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“Foster children can make you feel so proud when they do well. If I can make a difference to one child, then I feel I have done a good job,”

Maria and husband

Tuesday 4 February 2020

Full-time mum Maria Ledgerton has been looking after foster children for seven years since the youngest of her two children was 15.

It was a radio interview about fostering on Dream 100 that sparked her interest. Having adopted her niece, now 25, she already had a positive relationship with social services and knew fostering could be the job for her.

Following the interview, it wasn’t long before Maria, 46, and husband Phil, 55, were caring for their first foster child – an eight-year-old girl who, backed by the Ledgertons, has excelled at school.

“She is an A-star student – always above average in everything she does. I’m so proud of her. We’re lucky to have her – she’s brilliant!” says Maria.

“Foster children can make you feel so proud when they do well. If I can make a difference to one child, then I feel I have done a good job.”

Their success in helping their foster children resulted in the couple winning an award from Essex County Council earlier in the year for “Helping a child to meet their full potential”.

In 2020, up to 500 children in Essex are expected to come into care. Essex County Council needs new foster carers to help change these children’s lives.

Maria said: “I like teenagers. They go through a difficult stage in life and I can relate well to them. It is lovely to be able to help them. It’s important to get on their level to understand them and sympathise with them.”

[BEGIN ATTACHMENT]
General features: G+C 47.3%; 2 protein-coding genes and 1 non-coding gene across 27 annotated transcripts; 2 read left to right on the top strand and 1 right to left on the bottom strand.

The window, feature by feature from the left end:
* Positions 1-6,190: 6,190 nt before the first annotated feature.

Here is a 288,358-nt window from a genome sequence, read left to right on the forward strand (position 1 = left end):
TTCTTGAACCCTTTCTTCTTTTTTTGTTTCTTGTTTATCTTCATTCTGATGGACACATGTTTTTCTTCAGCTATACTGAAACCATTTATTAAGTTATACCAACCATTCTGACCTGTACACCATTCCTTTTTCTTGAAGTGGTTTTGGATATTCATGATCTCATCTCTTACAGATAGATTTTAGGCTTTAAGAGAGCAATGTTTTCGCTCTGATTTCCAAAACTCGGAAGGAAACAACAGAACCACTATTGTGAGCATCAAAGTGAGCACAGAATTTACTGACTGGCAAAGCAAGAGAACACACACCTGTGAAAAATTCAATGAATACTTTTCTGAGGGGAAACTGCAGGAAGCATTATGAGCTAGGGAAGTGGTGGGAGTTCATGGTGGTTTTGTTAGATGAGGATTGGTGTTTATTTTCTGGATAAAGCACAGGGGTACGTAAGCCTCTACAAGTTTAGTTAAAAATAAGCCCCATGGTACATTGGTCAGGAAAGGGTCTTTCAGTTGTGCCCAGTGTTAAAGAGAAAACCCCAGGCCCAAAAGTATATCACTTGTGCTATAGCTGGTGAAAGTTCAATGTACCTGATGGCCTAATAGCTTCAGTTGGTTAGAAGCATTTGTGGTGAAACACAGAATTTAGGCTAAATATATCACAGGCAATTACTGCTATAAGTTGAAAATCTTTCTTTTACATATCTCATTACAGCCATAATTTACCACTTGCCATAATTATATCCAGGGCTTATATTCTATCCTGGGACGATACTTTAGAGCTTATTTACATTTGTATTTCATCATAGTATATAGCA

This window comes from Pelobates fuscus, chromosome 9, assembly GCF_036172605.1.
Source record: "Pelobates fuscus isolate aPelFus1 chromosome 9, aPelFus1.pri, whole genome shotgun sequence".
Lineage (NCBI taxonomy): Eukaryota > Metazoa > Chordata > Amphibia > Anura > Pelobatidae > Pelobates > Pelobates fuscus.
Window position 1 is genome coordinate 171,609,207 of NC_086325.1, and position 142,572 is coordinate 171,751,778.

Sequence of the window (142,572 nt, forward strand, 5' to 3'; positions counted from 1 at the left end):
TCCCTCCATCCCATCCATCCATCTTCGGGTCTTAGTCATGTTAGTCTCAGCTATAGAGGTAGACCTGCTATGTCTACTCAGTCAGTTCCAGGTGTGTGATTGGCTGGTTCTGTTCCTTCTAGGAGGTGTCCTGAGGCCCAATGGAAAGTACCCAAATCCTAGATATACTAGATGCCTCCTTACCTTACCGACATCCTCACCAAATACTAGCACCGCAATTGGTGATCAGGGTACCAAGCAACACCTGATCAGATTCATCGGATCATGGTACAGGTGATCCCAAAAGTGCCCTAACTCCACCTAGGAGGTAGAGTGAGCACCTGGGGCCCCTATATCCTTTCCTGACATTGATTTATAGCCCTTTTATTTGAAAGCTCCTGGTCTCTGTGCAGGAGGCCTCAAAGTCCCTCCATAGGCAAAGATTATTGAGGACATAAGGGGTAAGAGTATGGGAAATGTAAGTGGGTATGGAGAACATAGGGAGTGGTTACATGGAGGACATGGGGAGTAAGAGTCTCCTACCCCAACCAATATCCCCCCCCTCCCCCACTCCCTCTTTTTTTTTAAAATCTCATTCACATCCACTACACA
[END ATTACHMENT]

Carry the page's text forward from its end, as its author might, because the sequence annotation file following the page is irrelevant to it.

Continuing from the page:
She confides that their Clacton home is currently overrun with girls – three “lovely” young people all aged 14 and all fostered.

Her message to others is: “You have to be open minded and not have too high expectations sometimes, but if you want to make a difference do it. I have made great friends with other foster carers who really support you.”

Foster carers can be single, married, be part of a same-sex couple or retired and Essex County Council has an active network of support groups. It also provides opportunities to meet and learn from other foster carers. Many go on to make long-term friendships.

Cllr Louise McKinlay, Cabinet member for Children and Families, said: “Fostering children and giving them a loving home dramatically changes young lives for the better.

“New homes are desperately needed on an ongoing basis so that children can have the childhood they deserve.

“All our foster carers are very well supported through local training and their own social workers and the fees paid to them enable foster carers to follow their passion and make a real difference to a young person’s life.”

Transform a child’s life, be the parent they need. See the County Council’s moving fostering video on how to become a foster carer on its website.

There you can also see 20 inspiring fostering stories. Find out about fostering, call 0800 801 530, or visit to find out about attending an event to learn more.

Events are being staged across Essex, visit here for details.